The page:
So what is my recourse in law when an organisation refuses to supply documents that the law says they must supply? Surely the court can, and must, enforce the law. The statement contains my personal details and the DPA states that they must supply this personal information in full except in specific circumstances. In this case, they do not meet the conditions to refuse.
The problem is that the law does not say they have to supply them, the Information Commissioner does.
There is a very subtle but distinct difference.
It is for the Information Commissioner to enforce their instruction, not to you.
I am afraid that you have no standing in this matter, although the complaint may work and the application for judicial review may work.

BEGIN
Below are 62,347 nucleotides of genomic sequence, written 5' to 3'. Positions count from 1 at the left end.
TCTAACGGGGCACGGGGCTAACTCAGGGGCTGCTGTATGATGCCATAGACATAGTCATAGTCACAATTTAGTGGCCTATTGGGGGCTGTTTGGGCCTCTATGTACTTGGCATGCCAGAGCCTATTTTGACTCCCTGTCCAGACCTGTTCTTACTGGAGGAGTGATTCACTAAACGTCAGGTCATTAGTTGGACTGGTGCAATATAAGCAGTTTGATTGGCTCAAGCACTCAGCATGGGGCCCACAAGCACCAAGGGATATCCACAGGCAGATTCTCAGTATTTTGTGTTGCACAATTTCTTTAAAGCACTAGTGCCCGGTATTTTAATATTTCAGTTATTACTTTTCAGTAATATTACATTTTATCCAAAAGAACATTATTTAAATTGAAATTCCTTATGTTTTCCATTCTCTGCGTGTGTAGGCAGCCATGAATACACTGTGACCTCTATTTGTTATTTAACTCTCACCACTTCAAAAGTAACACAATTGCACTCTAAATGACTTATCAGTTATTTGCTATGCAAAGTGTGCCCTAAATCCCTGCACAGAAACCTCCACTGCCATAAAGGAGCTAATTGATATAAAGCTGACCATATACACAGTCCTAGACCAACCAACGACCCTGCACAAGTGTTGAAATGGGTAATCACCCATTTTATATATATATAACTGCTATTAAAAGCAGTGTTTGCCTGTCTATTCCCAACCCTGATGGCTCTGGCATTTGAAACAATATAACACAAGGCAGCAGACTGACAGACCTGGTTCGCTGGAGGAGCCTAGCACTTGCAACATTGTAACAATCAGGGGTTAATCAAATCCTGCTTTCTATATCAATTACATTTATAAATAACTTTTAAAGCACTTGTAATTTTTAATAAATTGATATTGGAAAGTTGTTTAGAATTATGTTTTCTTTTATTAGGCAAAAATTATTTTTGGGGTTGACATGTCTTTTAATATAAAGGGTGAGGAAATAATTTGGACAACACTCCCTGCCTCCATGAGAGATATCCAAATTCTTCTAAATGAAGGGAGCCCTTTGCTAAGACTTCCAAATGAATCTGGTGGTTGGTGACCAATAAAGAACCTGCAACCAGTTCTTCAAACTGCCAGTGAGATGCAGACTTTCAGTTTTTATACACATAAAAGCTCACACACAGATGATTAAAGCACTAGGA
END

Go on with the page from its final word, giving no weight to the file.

Neither are guaranteed and if the application for judicial review fails you could be spending £10,000 in court costs .
I accept that there may be personal details in the statement but to be frank ( I am going to be brutally honest) . I am very surprised that the information Commissioner has told them to release the information to you . The IC is simply taking the line of least resistance.
I also don't know why you want it because you have no cause of action.
I appreciate that this is not the answer you wanted , but there is no point in me misleading you.
I think I think it might be possible to get the information, but not without risking several thousand pounds in legal costs .
It depends if you have that much money to risk.